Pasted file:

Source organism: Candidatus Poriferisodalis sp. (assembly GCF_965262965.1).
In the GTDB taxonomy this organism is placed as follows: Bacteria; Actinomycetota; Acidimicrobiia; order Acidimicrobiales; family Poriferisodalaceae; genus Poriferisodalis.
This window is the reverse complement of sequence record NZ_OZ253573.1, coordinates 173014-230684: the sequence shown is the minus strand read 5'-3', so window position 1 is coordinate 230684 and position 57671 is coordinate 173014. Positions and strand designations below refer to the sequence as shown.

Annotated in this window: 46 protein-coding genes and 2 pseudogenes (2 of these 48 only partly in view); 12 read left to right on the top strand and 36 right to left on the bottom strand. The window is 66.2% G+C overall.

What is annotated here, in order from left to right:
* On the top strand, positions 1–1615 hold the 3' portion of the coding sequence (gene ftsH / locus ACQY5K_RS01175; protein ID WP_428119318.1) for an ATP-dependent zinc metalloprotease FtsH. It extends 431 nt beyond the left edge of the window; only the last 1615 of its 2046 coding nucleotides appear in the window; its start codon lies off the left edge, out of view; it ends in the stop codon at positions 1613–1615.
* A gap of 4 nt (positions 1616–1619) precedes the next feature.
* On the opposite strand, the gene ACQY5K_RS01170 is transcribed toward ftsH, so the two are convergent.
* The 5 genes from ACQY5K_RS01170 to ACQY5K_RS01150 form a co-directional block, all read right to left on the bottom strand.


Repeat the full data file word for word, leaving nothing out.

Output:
Source organism: Candidatus Poriferisodalis sp. (assembly GCF_965262965.1).
In the GTDB taxonomy this organism is placed as follows: Bacteria; Actinomycetota; Acidimicrobiia; order Acidimicrobiales; family Poriferisodalaceae; genus Poriferisodalis.
This window is the reverse complement of sequence record NZ_OZ253573.1, coordinates 173014-230684: the sequence shown is the minus strand read 5'-3', so window position 1 is coordinate 230684 and position 57671 is coordinate 173014. Positions and strand designations below refer to the sequence as shown.

Annotated in this window: 46 protein-coding genes and 2 pseudogenes (2 of these 48 only partly in view); 12 read left to right on the top strand and 36 right to left on the bottom strand. The window is 66.2% G+C overall.

What is annotated here, in order from left to right:
* On the top strand, positions 1–1615 hold the 3' portion of the coding sequence (gene ftsH / locus ACQY5K_RS01175; protein ID WP_428119318.1) for an ATP-dependent zinc metalloprotease FtsH. It extends 431 nt beyond the left edge of the window; only the last 1615 of its 2046 coding nucleotides appear in the window; its start codon lies off the left edge, out of view; it ends in the stop codon at positions 1613–1615.
* A gap of 4 nt (positions 1616–1619) precedes the next feature.
* On the opposite strand, the gene ACQY5K_RS01170 is transcribed toward ftsH, so the two are convergent.
* The 5 genes from ACQY5K_RS01170 to ACQY5K_RS01150 form a co-directional block, all read right to left on the bottom strand.